Challenges ahead as California prepares for fire season

California enters peak fire season alongside a second threat: the coronavirus. 

The dual challenges will affect how fire crews work, and how communities respond in a fire emergency. 

"We really need you as the public to wear your masks," said Cal Fire Director Thom Porter, concerned about infection spreading among his ranks. 

Porter appeared alongside Gov. Gavin Newsom at a briefing on Thursday. 

The governor touted more than a half-billion dollars in expenditures on fire suppression: 172 new full-time firefighters, 850 seasonal firefighters, new communications equipment, fire-modeling technology, and a fire-watch camera system. And the highlight: a dozen Blackhawk helicopters with three in service now and the others to be phased in.

Standing in front of a Blackhawk, Newsom noted Cal Fire has responded to more than 4,000 fires so far this year, and more than 600 last week alone, leading up to Independence Day. 

But they have been knocked down swiftly, averaging 7 acres, as Cal Fire dedicates itself to aggressive attack. 

"If we can keep fires small, we will do everything in our power to do so," said Thom Porter, Director of the Department of Forestry and Fire Prevention. "That will reduce the impact on the population, on health, and everything that goes along with it."

Large fires require a large mutual aid response, bringing in fire crews from all over the state.

The strategy this season is to scale back to smaller firefighting cohorts- groups that work, travel, eat and sleep as a unit- and wear masks except during meals.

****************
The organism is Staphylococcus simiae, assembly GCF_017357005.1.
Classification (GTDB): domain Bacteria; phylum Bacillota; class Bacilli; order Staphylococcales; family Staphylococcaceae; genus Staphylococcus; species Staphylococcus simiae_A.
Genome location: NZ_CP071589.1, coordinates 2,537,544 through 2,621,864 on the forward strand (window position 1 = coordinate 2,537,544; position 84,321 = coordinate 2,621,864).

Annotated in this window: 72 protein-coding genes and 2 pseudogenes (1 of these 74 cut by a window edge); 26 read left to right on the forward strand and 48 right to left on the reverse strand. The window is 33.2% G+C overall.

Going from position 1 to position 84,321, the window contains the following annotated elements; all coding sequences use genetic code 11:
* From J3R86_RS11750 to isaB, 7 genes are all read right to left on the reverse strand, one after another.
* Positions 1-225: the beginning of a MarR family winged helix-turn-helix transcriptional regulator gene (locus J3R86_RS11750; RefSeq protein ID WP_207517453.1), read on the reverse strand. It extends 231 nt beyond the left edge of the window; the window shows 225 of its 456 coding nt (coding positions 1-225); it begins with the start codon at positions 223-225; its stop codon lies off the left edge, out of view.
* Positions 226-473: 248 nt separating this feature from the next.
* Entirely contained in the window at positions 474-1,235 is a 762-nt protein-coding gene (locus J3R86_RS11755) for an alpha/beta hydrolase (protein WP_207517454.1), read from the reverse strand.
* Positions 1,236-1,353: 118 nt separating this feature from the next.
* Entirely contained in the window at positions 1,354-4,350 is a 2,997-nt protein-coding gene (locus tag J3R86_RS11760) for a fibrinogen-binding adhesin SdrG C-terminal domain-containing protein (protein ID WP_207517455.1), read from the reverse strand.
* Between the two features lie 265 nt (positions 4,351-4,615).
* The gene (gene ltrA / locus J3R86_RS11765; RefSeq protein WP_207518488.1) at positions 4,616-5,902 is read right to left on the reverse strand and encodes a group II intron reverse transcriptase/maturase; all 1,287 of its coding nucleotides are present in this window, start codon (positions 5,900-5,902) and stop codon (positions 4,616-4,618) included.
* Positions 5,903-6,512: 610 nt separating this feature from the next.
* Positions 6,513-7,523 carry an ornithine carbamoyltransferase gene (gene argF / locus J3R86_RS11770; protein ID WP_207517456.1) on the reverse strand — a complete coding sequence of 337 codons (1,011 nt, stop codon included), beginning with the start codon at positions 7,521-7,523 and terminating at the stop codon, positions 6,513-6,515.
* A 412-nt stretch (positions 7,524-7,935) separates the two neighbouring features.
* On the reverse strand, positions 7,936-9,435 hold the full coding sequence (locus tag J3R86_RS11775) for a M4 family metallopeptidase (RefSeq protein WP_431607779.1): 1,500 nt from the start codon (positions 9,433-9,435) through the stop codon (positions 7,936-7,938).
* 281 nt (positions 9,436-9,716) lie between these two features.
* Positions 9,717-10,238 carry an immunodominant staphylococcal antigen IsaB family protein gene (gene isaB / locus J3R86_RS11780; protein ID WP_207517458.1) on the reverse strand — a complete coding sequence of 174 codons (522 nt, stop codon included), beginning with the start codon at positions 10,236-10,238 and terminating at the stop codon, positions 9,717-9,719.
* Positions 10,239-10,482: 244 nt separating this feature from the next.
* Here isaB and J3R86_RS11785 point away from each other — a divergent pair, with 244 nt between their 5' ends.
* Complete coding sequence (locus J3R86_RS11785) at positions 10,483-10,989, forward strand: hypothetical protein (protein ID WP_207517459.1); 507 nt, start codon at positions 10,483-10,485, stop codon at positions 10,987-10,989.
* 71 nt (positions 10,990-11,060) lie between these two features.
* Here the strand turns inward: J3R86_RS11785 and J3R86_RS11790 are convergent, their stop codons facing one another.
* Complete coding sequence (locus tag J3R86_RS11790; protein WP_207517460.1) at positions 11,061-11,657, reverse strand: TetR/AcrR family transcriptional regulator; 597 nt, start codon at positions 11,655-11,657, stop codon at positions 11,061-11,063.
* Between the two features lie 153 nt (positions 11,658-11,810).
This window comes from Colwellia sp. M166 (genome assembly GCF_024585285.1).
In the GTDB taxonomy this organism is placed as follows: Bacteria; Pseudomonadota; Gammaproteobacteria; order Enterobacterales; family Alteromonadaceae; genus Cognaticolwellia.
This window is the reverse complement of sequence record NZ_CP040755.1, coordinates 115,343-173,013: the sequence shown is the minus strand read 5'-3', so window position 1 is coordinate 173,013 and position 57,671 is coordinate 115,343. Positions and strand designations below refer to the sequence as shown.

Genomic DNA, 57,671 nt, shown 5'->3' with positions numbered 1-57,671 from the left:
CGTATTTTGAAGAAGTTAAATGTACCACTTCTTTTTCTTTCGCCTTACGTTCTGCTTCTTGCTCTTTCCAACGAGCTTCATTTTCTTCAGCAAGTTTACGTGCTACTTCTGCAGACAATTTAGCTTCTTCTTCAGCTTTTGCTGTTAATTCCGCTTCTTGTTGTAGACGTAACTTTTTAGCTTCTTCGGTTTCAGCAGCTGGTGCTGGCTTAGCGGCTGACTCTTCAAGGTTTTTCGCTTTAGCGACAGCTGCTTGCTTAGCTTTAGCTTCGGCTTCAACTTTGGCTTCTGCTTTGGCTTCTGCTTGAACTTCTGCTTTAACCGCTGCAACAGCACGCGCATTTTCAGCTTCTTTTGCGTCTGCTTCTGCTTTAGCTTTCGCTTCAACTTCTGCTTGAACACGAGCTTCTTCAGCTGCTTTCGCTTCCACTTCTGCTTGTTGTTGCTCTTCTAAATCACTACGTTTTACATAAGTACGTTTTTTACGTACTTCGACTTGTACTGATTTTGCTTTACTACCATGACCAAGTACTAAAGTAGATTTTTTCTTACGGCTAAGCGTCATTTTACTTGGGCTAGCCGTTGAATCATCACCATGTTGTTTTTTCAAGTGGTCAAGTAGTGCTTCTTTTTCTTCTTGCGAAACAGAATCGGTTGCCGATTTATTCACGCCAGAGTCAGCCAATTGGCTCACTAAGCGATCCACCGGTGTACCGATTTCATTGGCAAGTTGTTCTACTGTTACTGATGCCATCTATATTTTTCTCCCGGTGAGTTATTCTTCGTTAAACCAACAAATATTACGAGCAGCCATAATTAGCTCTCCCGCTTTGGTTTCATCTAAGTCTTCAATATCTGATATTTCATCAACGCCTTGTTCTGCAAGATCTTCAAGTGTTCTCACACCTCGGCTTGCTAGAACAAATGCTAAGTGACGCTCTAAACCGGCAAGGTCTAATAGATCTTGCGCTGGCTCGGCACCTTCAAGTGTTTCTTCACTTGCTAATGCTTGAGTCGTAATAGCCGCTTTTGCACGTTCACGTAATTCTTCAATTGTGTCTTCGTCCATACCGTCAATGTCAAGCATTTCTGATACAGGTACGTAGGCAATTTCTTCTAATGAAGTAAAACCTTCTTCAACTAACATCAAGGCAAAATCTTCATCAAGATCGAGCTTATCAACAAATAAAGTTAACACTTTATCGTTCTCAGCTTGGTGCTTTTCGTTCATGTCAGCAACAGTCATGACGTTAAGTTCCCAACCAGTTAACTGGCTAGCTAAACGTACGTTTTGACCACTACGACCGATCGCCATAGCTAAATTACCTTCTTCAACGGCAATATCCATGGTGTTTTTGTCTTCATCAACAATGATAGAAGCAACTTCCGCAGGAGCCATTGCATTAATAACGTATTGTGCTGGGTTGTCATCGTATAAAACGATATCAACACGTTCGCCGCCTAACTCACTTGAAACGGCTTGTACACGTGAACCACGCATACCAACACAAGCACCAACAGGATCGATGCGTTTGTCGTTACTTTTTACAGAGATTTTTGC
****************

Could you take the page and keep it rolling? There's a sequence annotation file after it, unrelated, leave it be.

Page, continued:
The conventional way of sheltering evacuees won't work during the pandemic either. 

"It may be that we don't put you into a congregate living situation, we may put you into hotels," said Mark Ghilarducci, Californa Director of Emergency Services. 

In an emergency, the priority will be preserving safe social distance, so evacuees might be placed in hotels, dorms, fairgrounds, and other scattered locations. 

Box meals, or military Meals Ready to Eat will replace buffet-style serving. A temperature check will be required on entry, and more medical staff will be on-hand.

"We'll be separating positive COVID folks from negative COVID folks, we're going to cohort families keeping those units together, and there will be deep cleaning that will take place," said Ghilarducci. 

During the Tubbs Fire in Sonoma County in 2017, a wave of evacuees filled large shelters. 

"I would not know where to go right now if that happened again," said Frederick Pennewell, at his rebuilt home in Larkfield Estates in Santa Rosa. 

Much of his neighborhood was decimated when the Tubbs inferno roared over the hill from Napa County. Pennewell's house was leveled.

He and his grandchildren fled ahead of the flames, to the Finley Community Center, the first shelter to open.  

"We got there and sat down and it got crowded and more crowded as we sat," recalled Pennewell. "There were a lot of people there, and we only stayed about four or five hours." 

As a survivor, it's difficult for Pennewell to imagine a firestorm happening again. 

"It's hard for me to even picture that now, it was a nightmare." 

But the Tubbs Fire, and others the past decade, have ushered in new readiness and response across California.

"Sometimes it feels like it was yesterday, other times like it was five, ten, fifteen years ago," said Santa Rosa Assistant Fire Marshal Paul Lowenthal, whose own Larkfield Estates home was destroyed while he was working, warning others to escape.

"We don't want to see that again, what we saw that night was upwards of 100,000 people having to evacuate," said Lowenthal. 

With the additional COVID complexities, Lowenthal says the public has even more reason to map escape routes, have a destination in mind, and a bag packed.  

"Right now with the pandemic and the uncertainties, we absolutely encourage people to have those plans in place," said Lowenthal, "and a shelter should be your last-ditch place to go."

For his part, Newsom urged Californians to do their part, hardening their homes, and creating defensible space.

"If you haven't gotten to that, please do so this weekend, if you can," said Newsom. "We are now walking right into the thick of wildfire season."